Why Being Poor Leads To Bad Decisions

“It appears that poverty itself reduces cognitive capacity,” conclude the authors of a new paper in Nature. We explore the psychology behind that notion.

Why Being Poor Leads To Bad Decisions

So you’re standing in the cereal aisle in search of breakfast. Do you opt for granola or Fruit Loops, high nutrition or low cost? Or do you really not care either way?


New research published in the journal Science suggests that if you have the option of not caring, you’re probably wealthy. And if you have no choice but to make such choices, you’re perhaps in poverty. By having to continually make these small decisions, poverty forces people to make worse decisions overall.

This, Matt Yglesias observes at Slate, is one of the primary privileges of affluence: the convenience of not having to sweat the small stuff.

The authors of the paper conclude that “poverty itself” reduces cognitive capacity, suggesting that this is because “poverty-related concerns consume mental resources, leaving less for other tasks.”

They tested this hypothesis both in the States–among low-income visitors to a New Jersey shopping mall–and abroad, among farmers in the Indian state of Tamil Nadu. Yglesias supplies the recap:

Among Americans, they found that low-income people asked to ponder an expensive car repair did worse on cognitive-function tests than low-income people asked to consider cheaper repairs, and worse than higher-income people faced with either scenario. To study the global poor, the researchers looked at performance on cognitive tests before and after the harvest among sugarcane farmers. Since it’s a cash crop rather than a food one, the harvest signals a change in financial security but not a nutritional one. They found that the more secure post-harvest farmers performed better than the more anxious pre-harvest ones.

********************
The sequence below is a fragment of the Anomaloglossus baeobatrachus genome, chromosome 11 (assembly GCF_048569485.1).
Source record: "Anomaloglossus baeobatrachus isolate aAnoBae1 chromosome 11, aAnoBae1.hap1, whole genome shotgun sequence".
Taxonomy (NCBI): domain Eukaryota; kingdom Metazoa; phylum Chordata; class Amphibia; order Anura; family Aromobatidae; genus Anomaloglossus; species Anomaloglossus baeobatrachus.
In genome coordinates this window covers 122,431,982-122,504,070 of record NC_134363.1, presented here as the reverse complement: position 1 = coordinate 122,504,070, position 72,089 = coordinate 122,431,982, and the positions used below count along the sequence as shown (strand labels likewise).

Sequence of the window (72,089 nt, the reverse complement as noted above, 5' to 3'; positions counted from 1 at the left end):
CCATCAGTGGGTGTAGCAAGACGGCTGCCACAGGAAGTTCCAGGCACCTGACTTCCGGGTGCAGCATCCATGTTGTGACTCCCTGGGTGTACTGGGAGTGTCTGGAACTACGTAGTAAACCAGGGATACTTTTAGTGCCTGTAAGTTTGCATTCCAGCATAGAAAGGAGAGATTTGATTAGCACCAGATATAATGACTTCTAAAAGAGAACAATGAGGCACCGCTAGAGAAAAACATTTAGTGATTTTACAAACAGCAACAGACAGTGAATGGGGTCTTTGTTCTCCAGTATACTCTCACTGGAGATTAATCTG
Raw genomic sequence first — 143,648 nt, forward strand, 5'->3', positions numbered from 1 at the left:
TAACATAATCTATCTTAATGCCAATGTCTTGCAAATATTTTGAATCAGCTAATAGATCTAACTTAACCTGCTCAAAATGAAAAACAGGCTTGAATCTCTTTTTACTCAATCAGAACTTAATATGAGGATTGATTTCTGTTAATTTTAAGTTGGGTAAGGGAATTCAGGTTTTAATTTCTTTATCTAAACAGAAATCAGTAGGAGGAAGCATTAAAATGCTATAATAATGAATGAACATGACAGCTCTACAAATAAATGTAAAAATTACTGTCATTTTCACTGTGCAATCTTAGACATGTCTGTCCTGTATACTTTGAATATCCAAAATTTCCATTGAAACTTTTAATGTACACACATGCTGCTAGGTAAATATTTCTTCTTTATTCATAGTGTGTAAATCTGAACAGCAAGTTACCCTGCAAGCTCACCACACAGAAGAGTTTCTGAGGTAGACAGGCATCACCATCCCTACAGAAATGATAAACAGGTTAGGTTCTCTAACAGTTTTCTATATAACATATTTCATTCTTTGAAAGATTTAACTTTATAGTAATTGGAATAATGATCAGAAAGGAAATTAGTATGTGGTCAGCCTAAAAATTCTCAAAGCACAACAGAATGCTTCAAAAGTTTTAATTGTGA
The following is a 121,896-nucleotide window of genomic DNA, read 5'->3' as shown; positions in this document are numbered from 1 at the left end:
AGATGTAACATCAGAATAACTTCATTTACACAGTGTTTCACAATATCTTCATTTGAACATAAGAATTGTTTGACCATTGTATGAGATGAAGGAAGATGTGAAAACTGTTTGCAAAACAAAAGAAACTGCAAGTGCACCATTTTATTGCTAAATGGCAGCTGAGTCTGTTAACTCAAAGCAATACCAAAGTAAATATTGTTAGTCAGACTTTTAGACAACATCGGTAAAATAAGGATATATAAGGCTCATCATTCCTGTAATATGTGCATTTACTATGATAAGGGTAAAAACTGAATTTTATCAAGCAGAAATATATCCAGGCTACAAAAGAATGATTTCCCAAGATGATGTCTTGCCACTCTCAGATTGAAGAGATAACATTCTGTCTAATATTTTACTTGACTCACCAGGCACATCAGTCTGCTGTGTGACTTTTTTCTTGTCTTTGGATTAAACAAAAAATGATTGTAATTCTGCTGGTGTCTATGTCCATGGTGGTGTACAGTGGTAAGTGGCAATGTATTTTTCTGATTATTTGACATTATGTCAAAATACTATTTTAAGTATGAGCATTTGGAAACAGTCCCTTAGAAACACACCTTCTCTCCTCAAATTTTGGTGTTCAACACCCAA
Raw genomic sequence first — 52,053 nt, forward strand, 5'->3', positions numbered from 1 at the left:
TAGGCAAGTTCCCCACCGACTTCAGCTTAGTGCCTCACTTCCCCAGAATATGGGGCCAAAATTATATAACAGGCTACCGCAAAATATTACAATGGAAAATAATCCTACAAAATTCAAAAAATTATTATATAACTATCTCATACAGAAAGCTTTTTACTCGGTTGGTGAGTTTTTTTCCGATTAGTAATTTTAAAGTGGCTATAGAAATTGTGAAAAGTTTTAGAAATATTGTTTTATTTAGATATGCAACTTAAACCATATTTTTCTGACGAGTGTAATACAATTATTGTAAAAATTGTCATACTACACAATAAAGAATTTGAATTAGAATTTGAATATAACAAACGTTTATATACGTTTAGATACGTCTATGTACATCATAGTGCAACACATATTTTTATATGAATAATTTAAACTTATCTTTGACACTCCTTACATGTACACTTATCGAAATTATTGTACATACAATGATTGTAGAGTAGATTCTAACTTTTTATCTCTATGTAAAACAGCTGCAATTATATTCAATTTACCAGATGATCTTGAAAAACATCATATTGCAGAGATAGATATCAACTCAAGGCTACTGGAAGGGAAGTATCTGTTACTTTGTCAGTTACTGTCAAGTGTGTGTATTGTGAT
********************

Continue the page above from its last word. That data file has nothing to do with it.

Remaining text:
Money’s not everything, but not having it is.

This is a matter of what psychologists call “decision fatigue”–the phenomenon in which you can only make so many decisions within a day before they start to erode in quality.

This has been seen across fields. A famous study of Israeli judges, for instance, found that they gave harsher decisions later in the day than in the morning. Similarly, if you’re going in for a job interview, you should make sure that it happens first thing–otherwise your excellence will be taken for mediocrity. Or why tired people tend to be less ethical.

Why? While it’s too big a topic for a single blog post, a brain is an organ, not a machine, so after a long period of effort–like fretting over how to make ends meet–it needs be renewed if it’s going to function at a high level later in the day.


This has also been made clear in happiness research. One of the primary reasons why the correlation between happiness and income levels off after $50,000 or $70,000 a year (depending on the study, and, you might say, the cost of living in a place) is that enough capital enables you not to worry as much about budgeting and to be able to absorb life’s unexpected volatilities–job loss, illness, and the like.

Hat tip: Slate

[Image: Flickr user tonal decay]

About the author

Drake Baer was a contributing writer at Fast Company, where he covered work culture. He's the co-author of Everything Connects, a book about how intrapersonal, interpersonal, and organizational psychology shape innovation.